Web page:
Washington Week: Running Down The Returnees

Posted by Connor Pelton on July 11th, 2012

The Huskies return four contributors from last season’s team, along with guard Scott Suggs, who comes back after losing last year to a foot injury. The returnees range from sharpshooters to prolific passers to big men down low. Below, we’ll take a look at each of these returnees in order of their scoring averages in the last season played.

  • C.J. Wilcox, Junior, Shooting Guard (14.2 PPG, 1.1 APG, 3.4 RPG, 0.9 SPG) – If there was ever a player to average a quiet 14.2 PPG, Wilcox was that player last season. The sharpshooter was the one player coach Lorenzo Romar could always count on to make a clutch shot, yet he still was an afterthought to most casual fans because he played behind a pair of NBA first round draft picks in Tony Wroten, Jr., and Terrence Ross. He averaged a solid 28.5 MPG, but was basically fourth in the depth chart behind Wroten, Ross, and Abdul Gaddy. The best night of his season came on a Friday in Reno, where Wilcox played 38 minutes in Washington’s 76-73 overtime loss against Nevada. In that game he matched his average of 14 points and three rebounds, but he also recorded two steals on the defensive end. An interesting trend in Wilcox’s game revealed itself after coming back from a three-game layoff due to a stress-related hip injury. Romar was reluctant to play Wilcox for any substantial amount of time in the first five games of his return, in part because Wilcox was struggling to find his shot. The sophomore guard was only averaging about half his normal production through his first four games back, but then, while still playing fewer minutes than usual, he turned his game up a notch for the final stretch of the season. He poured in 22 points at UCLA, 20 against Northwestern, and 17 each at Oregon State and home against Oregon in an NIT quarterfinal game. By early March, Wilcox had completely gained back the minutes he had lost due to his hip injury. His totals near the end of the season should have Husky fans excited, as his quick-scoring ability should be able to soften the blow left behind by the losses of Ross and Wroten.

    After Losing Their Top Two Guards To The NBA Draft, Wilcox’s Ability To Knock Down The Three When Needed Will Be Huge For The Huskies In 2012-13 (credit: AP)

  • Abdul Gaddy, Senior, Point Guard (8.1 PPG, 2.5 RPG) – Along with Suggs, it will be Gaddy’s responsibility to provide some senior leadership at the guard position. The guy is a terrific passer, and can also kill you with a jumper if you give him enough room.
  • Aziz N’Diaye, Senior, Center (8.0 PPG, 0.3 APG, 7.6 RPG) – N’Diaye is a monster on the glass, pulling down over seven boards a game in 2011-12. But with the departure of Darnell Gant, he will have to increase his production even more. The monster out of Senegal is no slouch either on the offensive end, as he is more than capable of putting in a double-digit scoring night. Twice in 2011-12 he had a stretch of three games with double-digit scoring figures, and he scored a season high 14 points against Seattle U. and California. Without question, N’Diaye will be counted on to shoulder the load in the post and balance out an offense that was mainly guard-oriented last year.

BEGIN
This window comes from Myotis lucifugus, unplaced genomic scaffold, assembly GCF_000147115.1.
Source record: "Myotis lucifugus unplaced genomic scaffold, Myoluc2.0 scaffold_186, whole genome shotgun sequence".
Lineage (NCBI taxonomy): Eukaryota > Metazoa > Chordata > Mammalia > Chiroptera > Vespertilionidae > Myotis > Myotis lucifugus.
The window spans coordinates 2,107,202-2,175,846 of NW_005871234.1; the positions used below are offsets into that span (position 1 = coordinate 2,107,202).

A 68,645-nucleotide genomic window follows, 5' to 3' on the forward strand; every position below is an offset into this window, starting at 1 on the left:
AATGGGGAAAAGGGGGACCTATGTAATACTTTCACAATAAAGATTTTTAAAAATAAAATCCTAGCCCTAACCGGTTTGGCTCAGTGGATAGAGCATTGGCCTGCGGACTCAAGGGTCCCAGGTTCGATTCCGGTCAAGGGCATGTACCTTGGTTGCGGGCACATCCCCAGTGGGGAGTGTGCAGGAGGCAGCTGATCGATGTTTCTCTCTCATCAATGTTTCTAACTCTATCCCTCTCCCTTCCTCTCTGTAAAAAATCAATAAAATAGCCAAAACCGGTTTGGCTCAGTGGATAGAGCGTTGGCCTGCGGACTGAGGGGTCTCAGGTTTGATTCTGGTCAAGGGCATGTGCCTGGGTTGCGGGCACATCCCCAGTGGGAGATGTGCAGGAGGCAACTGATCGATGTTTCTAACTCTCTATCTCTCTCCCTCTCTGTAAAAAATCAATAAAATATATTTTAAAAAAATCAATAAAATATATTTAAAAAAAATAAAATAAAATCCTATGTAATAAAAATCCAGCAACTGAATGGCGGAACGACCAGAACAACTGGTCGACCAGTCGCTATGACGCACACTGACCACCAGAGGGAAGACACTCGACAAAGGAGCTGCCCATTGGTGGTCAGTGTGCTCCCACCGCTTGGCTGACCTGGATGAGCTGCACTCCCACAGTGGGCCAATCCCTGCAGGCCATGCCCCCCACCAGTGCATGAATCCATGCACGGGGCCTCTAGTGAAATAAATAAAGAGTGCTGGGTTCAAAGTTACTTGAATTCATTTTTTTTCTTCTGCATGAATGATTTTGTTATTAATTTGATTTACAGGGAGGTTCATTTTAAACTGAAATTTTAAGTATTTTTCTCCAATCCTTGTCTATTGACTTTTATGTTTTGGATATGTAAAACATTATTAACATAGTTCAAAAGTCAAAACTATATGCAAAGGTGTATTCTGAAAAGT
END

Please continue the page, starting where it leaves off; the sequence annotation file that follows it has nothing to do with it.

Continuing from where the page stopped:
• Scott Suggs, Senior, Guard (7.4 PPG, 1.9 RPG in 2010-11) – It might have been a blessing in disguise that Suggs injured his foot before practices even started in October 2011. The senior guard could have come back midway through last season, but as Romar quickly realized through the Huskies’ first seven games, the guard position was just too clogged up. So instead of sitting on the bench behind Wroten, Ross, Wilcox, and Gaddy, he still sat on the bench, only as a redshirt. Now that Ross and Wroten are gone, Suggs plans to play an integral part in the 2012-13 version. Suggs will be backing up Wilcox at shooting guard, but will have to improve in other facets of the game if he wants to hold his spot over newcomers Andrew Andrews and Mark McLaughlin. Of course, his main job is still to shoot the rock, Suggs’ rebounding, assists, and steals stats were very low in his junior season.
  • Desmond Simmons, Sophomore, Forward (4.4 PPG, 5.2 RPG) – For averaging just 17.8 MPG, Simmons’ numbers are quite respectable, especially on the glass. The next step for the sophomore is to be able to sprinkle in a quiet eight or nine points a night. Romar’s offense isn’t one that calls for much offensive production from the bigs, but outside of N’Diaye, the Huskies don’t have anyone proven who can score the ball in the post. Simmons only had three double-digit scoring nights during his freshman season, and two of those came in back-to-back games. He also needs to be more aggressive on defense. The tall and lanky N’Diaye creates enough problems for opponents trying to get shots up in the key, but can you imagine a pair of those inside? Simmons only averaged 0.1 BPG and 0.8 SPG in his freshman campaign while also only picking up 1.8 PFPG. Romar would gladly trade in a couple more fouls per game if it meant getting extra possessions on the offensive end, especially when there is a plethora of forwards behind Simmons. Simmons is an extremely raw player who saw more time than expected last year. It will be interesting to watch early in the season what kind of strides he has made over the summer.
Connor Pelton (300 Posts)

I'm from Portland. College basketball and football is life.

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